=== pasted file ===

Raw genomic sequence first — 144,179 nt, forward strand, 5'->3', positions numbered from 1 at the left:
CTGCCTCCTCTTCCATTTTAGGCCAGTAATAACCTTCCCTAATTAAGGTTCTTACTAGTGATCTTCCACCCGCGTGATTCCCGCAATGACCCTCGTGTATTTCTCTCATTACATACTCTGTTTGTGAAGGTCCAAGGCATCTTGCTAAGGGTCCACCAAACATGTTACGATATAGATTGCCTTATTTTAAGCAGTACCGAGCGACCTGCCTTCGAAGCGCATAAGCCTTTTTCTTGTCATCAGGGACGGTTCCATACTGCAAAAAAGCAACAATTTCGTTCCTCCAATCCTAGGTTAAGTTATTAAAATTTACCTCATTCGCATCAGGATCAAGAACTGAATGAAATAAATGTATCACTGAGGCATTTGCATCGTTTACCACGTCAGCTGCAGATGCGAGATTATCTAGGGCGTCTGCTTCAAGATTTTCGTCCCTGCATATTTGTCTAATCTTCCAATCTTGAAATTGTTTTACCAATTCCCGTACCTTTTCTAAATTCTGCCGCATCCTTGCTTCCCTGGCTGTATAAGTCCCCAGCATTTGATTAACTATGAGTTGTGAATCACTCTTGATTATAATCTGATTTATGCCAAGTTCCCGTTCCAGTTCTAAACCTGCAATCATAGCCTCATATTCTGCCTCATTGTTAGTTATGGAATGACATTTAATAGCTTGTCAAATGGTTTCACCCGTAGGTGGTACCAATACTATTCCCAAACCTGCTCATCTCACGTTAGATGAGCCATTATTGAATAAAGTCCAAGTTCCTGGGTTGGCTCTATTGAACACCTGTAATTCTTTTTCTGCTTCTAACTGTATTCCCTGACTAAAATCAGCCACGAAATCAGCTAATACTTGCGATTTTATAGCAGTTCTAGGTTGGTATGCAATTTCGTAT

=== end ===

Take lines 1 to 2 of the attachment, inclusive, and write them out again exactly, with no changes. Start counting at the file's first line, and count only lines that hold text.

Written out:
Raw genomic sequence first — 144,179 nt, forward strand, 5'->3', positions numbered from 1 at the left:
CTGCCTCCTCTTCCATTTTAGGCCAGTAATAACCTTCCCTAATTAAGGTTCTTACTAGTGATCTTCCACCCGCGTGATTCCCGCAATGACCCTCGTGTATTTCTCTCATTACATACTCTGTTTGTGAAGGTCCAAGGCATCTTGCTAAGGGTCCACCAAACATGTTACGATATAGATTGCCTTATTTTAAGCAGTACCGAGCGACCTGCCTTCGAAGCGCATAAGCCTTTTTCTTGTCATCAGGGACGGTTCCATACTGCAAAAAAGCAACAATTTCGTTCCTCCAATCCTAGGTTAAGTTATTAAAATTTACCTCATTCGCATCAGGATCAAGAACTGAATGAAATAAATGTATCACTGAGGCATTTGCATCGTTTACCACGTCAGCTGCAGATGCGAGATTATCTAGGGCGTCTGCTTCAAGATTTTCGTCCCTGCATATTTGTCTAATCTTCCAATCTTGAAATTGTTTTACCAATTCCCGTACCTTTTCTAAATTCTGCCGCATCCTTGCTTCCCTGGCTGTATAAGTCCCCAGCATTTGATTAACTATGAGTTGTGAATCACTCTTGATTATAATCTGATTTATGCCAAGTTCCCGTTCCAGTTCTAAACCTGCAATCATAGCCTCATATTCTGCCTCATTGTTAGTTATGGAATGACATTTAATAGCTTGTCAAATGGTTTCACCCGTAGGTGGTACCAATACTATTCCCAAACCTGCTCATCTCACGTTAGATGAGCCATTATTGAATAAAGTCCAAGTTCCTGGGTTGGCTCTATTGAACACCTGTAATTCTTTTTCTGCTTCTAACTGTATTCCCTGACTAAAATCAGCCACGAAATCAGCTAATACTTGCGATTTTATAGCAGTTCTAGGTTGGTATGCAATTTCGTAT